Whether you are an administrator weighing benefits and costs for classroom tech, or an educator writing a grant or appealing to your district budget leaders, here are a few important considerations to keep in mind.
Get to Know your TOC
Analyzing cost hardly ends with a few rounds of smart shopping. The price tag on your tech doesn’t tell the whole story. To truly come to an accurate and reliable number that will satisfy the powers that be (in charge of funds) there are a few more details to work out to reach your Total Ownership Cost (TOC).
- Installation — Though largely a one time cost, if wiring needs to be adjusted and specialty hardware purchased to ensure student safety, this should be kept in mind. While an interactive whiteboard’s heftier weight could require up to three people to mount, a projector should be a simpler prospect (particularly if a tabletop model will suffice). Remember to include any audio/speaker needs that might be necessary.
- Accessories — Will your choice of tech include all necessary cords, adaptors, audio components, etc. for you to use in the manner required? Will you need to purchase a specialized cart or tools to use the interactive features? Will your new projector be compatible with the software your school already uses?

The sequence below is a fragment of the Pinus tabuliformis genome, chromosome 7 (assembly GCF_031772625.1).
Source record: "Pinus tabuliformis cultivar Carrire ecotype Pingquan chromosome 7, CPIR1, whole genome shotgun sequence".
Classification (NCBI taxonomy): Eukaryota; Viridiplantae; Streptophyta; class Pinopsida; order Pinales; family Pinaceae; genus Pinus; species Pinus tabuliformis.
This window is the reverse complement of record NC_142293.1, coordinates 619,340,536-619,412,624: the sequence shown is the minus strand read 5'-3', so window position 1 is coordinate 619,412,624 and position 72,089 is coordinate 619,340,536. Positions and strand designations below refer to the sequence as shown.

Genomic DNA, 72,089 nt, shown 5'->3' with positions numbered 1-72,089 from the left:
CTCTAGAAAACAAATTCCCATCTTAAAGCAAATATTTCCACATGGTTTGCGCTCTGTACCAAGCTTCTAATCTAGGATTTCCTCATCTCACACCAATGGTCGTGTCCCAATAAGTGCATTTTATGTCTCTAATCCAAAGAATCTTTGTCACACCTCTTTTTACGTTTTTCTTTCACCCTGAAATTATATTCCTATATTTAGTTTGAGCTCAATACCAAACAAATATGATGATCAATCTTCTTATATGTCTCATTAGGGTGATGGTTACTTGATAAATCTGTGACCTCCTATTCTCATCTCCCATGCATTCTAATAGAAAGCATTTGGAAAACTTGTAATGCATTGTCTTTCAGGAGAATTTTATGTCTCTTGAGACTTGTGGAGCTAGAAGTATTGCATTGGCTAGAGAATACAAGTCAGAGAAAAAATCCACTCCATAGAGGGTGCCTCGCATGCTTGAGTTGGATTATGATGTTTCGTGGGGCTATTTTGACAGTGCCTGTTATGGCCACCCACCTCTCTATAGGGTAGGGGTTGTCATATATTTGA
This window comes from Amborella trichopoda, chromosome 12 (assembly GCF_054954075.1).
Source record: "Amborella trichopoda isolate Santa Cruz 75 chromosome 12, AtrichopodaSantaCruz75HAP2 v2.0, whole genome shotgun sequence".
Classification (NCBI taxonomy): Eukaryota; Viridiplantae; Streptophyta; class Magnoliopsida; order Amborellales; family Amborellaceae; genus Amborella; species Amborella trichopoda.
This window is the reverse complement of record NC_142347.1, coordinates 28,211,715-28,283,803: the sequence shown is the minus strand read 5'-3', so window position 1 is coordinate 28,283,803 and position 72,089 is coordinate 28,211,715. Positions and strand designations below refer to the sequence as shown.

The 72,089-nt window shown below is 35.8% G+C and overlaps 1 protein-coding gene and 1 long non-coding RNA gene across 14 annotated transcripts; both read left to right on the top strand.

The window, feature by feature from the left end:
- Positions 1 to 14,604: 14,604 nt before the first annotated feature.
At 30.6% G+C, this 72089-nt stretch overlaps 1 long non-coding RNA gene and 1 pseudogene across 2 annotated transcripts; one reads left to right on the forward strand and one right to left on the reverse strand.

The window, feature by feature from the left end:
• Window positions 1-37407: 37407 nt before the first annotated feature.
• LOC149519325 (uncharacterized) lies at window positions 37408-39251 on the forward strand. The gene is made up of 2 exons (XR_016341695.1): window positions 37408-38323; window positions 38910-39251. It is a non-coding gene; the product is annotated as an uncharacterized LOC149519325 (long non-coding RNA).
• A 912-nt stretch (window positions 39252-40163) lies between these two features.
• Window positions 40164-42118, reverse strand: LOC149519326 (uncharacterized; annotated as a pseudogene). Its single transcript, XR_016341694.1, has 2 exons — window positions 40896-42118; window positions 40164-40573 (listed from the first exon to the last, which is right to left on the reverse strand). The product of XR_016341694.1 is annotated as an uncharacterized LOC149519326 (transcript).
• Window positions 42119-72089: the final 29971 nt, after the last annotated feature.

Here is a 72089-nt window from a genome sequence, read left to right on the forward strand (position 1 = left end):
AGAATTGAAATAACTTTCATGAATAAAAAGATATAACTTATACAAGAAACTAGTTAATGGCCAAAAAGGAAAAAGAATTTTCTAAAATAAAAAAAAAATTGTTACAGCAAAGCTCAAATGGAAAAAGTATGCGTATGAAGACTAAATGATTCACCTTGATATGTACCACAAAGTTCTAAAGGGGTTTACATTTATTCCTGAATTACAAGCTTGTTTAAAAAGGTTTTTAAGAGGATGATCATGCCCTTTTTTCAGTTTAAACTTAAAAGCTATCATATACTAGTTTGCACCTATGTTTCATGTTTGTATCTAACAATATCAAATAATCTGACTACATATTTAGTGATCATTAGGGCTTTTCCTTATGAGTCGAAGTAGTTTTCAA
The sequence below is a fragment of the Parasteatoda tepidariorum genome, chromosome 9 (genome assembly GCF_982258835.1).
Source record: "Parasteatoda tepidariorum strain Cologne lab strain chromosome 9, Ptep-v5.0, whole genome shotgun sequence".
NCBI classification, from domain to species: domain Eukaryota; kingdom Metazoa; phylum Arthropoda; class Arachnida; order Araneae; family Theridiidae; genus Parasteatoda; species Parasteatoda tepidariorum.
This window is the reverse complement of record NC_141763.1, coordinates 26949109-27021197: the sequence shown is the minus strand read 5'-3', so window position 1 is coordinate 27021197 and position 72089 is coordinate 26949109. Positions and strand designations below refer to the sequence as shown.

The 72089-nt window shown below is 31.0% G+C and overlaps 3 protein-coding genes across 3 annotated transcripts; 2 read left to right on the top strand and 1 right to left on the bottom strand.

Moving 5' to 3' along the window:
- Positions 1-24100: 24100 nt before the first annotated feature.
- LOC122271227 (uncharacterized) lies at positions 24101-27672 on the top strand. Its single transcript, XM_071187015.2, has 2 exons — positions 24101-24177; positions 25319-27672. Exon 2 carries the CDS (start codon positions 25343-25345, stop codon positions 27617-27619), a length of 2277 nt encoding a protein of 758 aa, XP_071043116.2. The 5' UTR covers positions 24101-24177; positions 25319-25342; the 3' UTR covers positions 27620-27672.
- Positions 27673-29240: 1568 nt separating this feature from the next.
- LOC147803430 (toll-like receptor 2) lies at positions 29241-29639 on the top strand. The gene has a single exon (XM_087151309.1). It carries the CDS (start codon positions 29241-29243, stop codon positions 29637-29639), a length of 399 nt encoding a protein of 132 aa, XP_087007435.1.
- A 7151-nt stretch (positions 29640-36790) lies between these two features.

- Energy Costs — Take the time to analyze energy use stats. These can add up in the long-term and all projectors are not created equal. For example, the Casio Ultra Short Throw UT351WN has an energy cost of one third less than a comparable projector (around $200 savings over life of tech). This might seem negligible, but when you are buying multiple projectors or simply running your numbers for true accuracy, this should be considered. In order to compare your options, multiply the Power Consumption/Projector (watts) by the Service Life (hours) to reach your Total Power Consumption (watts). Multiply this by your Cost/kWh to come to your true Power Consumption Cost.
- Maintenance — After the initial installation, will your choice of projector need additional upkeep and investment (either financial or labor resources)? Is it a system that can grow and develop, or at least remain compatible, with new technologies to avoid a repurchase before the life of the system has been used?
Lamp-Less, Cost Less
One major development has grown in the field of classroom visual tech— the lamp-less projector. New laser tech and digital developments have made relying on pricey and eco-questionable lamps as the projector lighting source, obsolete. This saves teachers a great deal of hassle, but also makes a mark on the TOC bottom line.
Previously, up to nine conventional mercury-vapor lamps would have been required during the life of a classroom projector. While replacement of the lamps themselves might be the most obvious and heftiest of added costs, other associated costs for proper disposal of used lamps, replacement filter costs, labor costs for lamp changes (typically 45-60 minutes for ceiling mounted projectors) and fees for order processing can easily drive the cost of the projector up by an additional $250-330 during the life of the tech. (Not to mention the potential for unexpected lamp-blows to disrupt educators’ schedules and lesson plans leading to precious lost teaching time.)